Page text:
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PrecisionIR, Inc. v. Slawter


February 18, 2010


The opinion of the court was delivered by: DuBOIS, J.


I. Introduction

Presently before the Court is the Motion of Defendants Michael Slawter and TalkPoint Holding, L.L.C., d/b/a TalkPoint Communications for Relief from Judgment Pursuant to Rule 60(b), seeking relief from the Court's denial of defendants' motion for summary judgment. Defendants argue that PrecisionIR, Inc.'s ("PrecisionIR") withdrawal of its Virginia Uniform Trade Secrets Act ("VUTSA") claim in a related case pending in the Southern District of New York, PrecisionIR v. Clepper and Talkpoint Holdings, L.L.C. d/b/a TalkPoint Communications, precludes PrecisionIR's similar VUTSA claim against defendant TalkPoint Communications ("TalkPoint") in the instant case.*fn1 For the reasons set forth below, defendants' Motion for Relief from Judgment Pursuant to Rule 60(b) based on issue preclusion is denied.

II. Background

The history of this case is set forth in the Court's Order of November 25, 2009 denying the parties' cross-motions for summary judgment. The Court will refer in this Memorandum only to those facts which are relevant to deciding the present motion.

In Clepper, PrecisionIR asserted claims under Virginia law against Brent Clepper and Talkpoint that are similar to the claims in this case. Count IV of the original complaint in Clepper alleged that Clepper and Talkpoint violated the Virginia Uniform Trade Secrets Act. Specifically, PrecisionIR claimed that Clepper learned trade secrets while employed at PrecisionIR, and later utilized these secrets as an employee at TalkPoint, a competitor company. In the case before this Court, PrecisionIR has also alleged that a former employee, Michael Slawter, together with Talkpoint, misappropriated its trade secrets.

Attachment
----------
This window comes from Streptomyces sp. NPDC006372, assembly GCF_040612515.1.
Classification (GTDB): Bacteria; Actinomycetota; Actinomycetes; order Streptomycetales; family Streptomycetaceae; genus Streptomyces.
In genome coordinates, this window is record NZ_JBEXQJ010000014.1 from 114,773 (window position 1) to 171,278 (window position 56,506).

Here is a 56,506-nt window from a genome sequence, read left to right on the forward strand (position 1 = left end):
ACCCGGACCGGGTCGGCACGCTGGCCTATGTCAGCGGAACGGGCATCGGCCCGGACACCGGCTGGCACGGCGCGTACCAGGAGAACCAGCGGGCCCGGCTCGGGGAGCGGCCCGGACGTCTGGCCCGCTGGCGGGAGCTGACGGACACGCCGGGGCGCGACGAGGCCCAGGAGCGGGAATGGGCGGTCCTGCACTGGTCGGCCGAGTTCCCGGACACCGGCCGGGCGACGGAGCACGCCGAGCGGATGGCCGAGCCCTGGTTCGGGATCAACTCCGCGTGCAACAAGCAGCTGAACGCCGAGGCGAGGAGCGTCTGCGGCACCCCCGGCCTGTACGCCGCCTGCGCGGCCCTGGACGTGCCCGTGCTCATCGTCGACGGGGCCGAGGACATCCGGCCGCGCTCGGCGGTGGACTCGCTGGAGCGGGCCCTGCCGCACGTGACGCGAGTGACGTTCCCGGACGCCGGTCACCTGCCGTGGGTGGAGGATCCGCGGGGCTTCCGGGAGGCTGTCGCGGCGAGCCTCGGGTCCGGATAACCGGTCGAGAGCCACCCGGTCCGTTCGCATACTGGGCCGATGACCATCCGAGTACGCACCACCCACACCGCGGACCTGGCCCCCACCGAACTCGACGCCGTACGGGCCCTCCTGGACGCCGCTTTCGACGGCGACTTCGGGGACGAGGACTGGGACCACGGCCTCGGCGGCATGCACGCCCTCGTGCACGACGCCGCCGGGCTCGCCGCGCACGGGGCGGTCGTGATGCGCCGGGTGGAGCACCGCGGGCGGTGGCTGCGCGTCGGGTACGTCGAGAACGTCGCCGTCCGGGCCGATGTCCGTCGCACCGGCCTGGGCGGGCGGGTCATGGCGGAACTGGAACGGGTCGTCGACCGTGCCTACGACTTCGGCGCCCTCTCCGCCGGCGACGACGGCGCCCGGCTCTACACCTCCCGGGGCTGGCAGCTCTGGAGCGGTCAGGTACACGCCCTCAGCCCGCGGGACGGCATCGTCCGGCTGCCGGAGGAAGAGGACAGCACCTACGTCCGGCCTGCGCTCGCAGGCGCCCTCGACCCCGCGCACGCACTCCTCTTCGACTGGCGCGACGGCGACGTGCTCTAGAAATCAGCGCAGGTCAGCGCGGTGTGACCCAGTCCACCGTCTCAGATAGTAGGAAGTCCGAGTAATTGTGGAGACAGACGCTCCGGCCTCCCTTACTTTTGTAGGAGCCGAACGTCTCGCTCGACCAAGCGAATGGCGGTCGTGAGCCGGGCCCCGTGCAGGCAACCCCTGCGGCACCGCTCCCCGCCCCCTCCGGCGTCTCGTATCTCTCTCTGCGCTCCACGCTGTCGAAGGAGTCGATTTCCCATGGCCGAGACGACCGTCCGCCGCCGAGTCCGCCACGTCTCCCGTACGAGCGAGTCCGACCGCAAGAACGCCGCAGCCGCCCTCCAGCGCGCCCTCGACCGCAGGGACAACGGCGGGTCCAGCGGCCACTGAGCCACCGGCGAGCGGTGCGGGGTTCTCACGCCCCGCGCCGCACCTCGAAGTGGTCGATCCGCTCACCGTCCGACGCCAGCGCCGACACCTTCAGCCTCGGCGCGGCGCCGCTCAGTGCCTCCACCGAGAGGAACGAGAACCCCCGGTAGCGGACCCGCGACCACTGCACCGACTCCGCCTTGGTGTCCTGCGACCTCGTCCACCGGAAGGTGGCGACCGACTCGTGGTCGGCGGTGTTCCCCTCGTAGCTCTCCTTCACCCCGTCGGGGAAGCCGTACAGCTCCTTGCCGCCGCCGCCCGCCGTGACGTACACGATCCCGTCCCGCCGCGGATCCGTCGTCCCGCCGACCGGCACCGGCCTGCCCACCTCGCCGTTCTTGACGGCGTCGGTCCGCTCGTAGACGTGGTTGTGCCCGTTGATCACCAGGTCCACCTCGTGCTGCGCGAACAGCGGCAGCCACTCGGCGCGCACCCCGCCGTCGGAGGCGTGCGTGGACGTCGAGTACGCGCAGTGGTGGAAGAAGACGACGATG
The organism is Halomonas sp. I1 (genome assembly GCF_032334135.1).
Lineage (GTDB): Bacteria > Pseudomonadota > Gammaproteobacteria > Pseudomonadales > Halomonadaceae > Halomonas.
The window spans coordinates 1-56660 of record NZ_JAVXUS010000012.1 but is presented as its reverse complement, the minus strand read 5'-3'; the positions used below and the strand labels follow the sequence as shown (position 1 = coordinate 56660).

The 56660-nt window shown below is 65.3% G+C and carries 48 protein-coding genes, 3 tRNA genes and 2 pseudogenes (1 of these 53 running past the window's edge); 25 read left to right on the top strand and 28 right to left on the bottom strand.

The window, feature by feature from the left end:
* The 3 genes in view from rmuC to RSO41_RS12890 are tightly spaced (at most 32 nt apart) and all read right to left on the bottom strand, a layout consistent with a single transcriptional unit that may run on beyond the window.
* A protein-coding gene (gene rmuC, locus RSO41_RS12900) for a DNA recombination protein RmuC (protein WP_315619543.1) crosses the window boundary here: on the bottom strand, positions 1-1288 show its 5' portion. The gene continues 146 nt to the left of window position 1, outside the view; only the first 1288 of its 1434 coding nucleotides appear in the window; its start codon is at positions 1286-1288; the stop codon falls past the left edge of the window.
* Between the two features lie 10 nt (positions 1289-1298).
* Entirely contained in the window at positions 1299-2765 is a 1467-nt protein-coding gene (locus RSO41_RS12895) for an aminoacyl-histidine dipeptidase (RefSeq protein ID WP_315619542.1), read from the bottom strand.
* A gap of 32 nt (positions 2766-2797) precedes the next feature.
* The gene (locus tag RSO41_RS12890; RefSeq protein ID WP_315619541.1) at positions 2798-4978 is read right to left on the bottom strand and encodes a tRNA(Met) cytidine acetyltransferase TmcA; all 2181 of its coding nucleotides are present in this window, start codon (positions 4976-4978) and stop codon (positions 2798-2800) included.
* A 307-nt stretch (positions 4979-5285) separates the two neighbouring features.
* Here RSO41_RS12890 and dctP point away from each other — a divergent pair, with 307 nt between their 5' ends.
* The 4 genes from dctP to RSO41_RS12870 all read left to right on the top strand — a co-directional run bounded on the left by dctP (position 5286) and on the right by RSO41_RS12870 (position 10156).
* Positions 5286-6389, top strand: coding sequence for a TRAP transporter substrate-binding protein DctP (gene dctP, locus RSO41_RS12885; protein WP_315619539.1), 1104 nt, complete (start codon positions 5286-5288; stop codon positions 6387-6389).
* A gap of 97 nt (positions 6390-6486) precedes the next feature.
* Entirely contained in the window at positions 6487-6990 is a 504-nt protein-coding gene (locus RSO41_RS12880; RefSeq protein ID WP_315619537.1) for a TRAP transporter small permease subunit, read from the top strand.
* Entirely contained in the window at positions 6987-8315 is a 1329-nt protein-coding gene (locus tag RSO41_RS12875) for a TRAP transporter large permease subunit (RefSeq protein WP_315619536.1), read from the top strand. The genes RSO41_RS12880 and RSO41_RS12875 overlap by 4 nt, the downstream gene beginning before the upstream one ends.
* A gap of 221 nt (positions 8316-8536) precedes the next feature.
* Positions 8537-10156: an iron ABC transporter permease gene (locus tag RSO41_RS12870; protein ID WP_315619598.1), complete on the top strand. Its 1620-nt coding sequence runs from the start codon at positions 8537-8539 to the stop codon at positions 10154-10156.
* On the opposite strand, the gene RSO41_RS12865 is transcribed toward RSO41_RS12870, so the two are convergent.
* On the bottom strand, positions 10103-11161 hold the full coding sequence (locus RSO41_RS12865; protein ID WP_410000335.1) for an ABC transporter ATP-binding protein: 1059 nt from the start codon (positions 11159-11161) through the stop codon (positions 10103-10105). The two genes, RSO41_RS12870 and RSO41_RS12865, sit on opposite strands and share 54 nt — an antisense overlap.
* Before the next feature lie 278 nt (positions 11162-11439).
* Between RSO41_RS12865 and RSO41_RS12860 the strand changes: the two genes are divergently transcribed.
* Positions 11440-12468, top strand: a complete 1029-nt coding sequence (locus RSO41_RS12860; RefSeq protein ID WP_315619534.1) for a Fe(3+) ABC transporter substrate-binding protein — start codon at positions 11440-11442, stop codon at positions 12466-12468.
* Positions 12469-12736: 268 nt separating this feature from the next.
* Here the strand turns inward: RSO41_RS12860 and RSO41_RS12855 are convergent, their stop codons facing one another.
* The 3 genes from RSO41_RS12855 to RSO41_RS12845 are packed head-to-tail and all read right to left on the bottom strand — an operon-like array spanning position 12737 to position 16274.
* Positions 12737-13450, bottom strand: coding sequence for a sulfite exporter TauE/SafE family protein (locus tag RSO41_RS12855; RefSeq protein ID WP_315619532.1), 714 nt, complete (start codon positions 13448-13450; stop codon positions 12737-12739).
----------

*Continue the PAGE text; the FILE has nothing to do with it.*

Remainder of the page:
In the course of the Clepper case, PrecisionIR filed an Amended Complaint in which it withdrew its VUTSA claim against both Clepper and Talkpoint. Defendants seek relief from this Court's denial of its motion for summary judgment, arguing that plaintiff's withdrawal of the VUTSA claim in the Clepper case precludes plaintiff from asserting the claim in the instant case. The Court concludes that defendants' motion is procedurally improper and, in any event, lacks substantive merit, and therefore denies the motion.

III. Rule 60(b) Does Not Provide Relief from the Denial of a Motion for Summary Judgment

As a threshold matter, Rule 60(b) does not apply to a denial of a motion for summary judgment. Rule 60(b) provides that a "court may relieve a party or its legal representative from a final judgment, order, or proceeding." Fed. R. Civ. P. 60(b). The language of the rule itself make clear that the rule only affords relief from a final order. The Advisory Committee Notes further explain that "the word 'final' emphasizes the character of the judgments, orders, or proceedings from which Rule 60(b) affords relief." Fed. R. Civ. P. 60(b), 1964 Advisory Committee Note.

A denial of a motion for summary judgment is not a final or appealable decision. See, e.g., New York Football Giants, Inc. v. Cmm'r, 349 F.3d 102, 105 (3d Cir. 2003) (citing Ryan v. Cmm'r, 680 F.2d 324, 326 (3d Cir. 1982)); Hart v. Overseas Nat. Airways, Inc., 541 F.2d 386, 394 (3d Cir. 1976). Because the Court's November 25, 2009 Order denying the parties' cross-motions for summary judgment was not a final order, Rule 60(b) is not applicable, and defendants' Rule 60(b) motion must be denied.

IV. Issue Preclusion

Even if Rule 60(b) were an appropriate vehicle to challenge a denial of a motion for summary judgment, defendants would not be entitled to relief. That is so because the issues in Clepper are not identical to the issues in this case.*fn2

The defense of issue preclusion requires that three elements be satisfied: 1) the issue decided in the earlier action must be identical to the one presented in the later action, 2) there must be a final judgment on the merits in the earlier action, and 3) the party against whom preclusion is being applied must have had a full and fair opportunity to litigate the issue in the previous action. See Dici v. Pennsylvania, 91 F.3d 542, 548 (3d Cir. 1996).